- Direct: 2019 (LNER)
Early but Kings Cross for midnight isn’t too bad. This train starts life as the 1830 from Edinburgh Waverley.
- Direct: 2201 (Greater Anglia)
Not too shabby, arriving in the capital for midnight.
- Direct: 1948 (Great Western Railway)
- Sleeper Train: 2354 (Great Western Railway Night Riviera)
Early departure for day passengers, unless you wish to board the Night Riviera sleeper train that begins at Penzance.
- Direct: 2147 (East Midlands Trains)
Puts Manchester, Leeds, Liverpool and York to shame with a later last train than those four iconic cities.
- Direct: 2200 (South Western Railway)
90 minutes to the capital and a decent enough departure time for a commuter service to the capital.
- Direct: 2152 (Avanti West Coast)
Not too bad, considering it started life as the 2115 from Manchester Piccadilly.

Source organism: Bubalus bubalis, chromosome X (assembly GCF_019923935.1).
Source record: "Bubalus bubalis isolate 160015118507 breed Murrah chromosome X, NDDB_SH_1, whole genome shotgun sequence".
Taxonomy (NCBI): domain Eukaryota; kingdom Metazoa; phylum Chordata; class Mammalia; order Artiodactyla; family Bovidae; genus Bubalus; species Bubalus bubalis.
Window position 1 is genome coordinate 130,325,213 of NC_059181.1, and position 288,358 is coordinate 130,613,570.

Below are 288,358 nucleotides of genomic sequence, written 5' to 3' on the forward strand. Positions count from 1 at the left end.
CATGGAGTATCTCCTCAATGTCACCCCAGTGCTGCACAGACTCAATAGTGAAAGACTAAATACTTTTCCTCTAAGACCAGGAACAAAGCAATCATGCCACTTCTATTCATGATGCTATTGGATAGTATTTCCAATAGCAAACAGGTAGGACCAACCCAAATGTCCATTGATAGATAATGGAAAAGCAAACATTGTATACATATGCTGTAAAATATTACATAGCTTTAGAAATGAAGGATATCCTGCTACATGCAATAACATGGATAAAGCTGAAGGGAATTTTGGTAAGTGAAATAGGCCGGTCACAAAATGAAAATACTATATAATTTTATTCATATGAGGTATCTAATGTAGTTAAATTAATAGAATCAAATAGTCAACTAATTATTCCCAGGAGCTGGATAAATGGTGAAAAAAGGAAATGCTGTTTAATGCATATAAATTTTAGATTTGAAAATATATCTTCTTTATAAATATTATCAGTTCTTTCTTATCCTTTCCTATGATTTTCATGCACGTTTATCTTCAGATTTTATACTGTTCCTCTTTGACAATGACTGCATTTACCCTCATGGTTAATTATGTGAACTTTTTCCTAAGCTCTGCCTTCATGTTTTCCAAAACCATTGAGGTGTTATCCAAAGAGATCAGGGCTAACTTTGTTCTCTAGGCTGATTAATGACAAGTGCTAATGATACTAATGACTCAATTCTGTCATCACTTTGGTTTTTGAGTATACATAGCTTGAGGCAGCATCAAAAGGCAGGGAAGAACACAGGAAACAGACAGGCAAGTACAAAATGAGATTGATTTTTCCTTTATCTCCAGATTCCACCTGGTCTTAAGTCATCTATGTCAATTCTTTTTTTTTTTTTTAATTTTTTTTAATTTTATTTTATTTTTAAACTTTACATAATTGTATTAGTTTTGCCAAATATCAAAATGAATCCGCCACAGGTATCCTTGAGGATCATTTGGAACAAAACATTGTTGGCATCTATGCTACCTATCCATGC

- Direct: 2119 (LNER)
Fairly early but Kings Cross for midnight isn’t too bad. This train starts life as the 1830 from Edinburgh Waverley.
The one station where that Last Train to London departs at 2129 is…
Wigan North Western.
Perhaps Jeff Lynne set his song 42 years ahead of the May 2021 timetable changes. Maybe ‘one of those nights’ could have been the romance of a journey from Southport to Wigan Wallgate with a walk between the stations (via The Swan and Railway on Wallgate). Just a shame those romantic views didn’t come from the cab of a Class 105 Cravens DMU, which would have been the case in 1979.
S.V., 19 May 2021.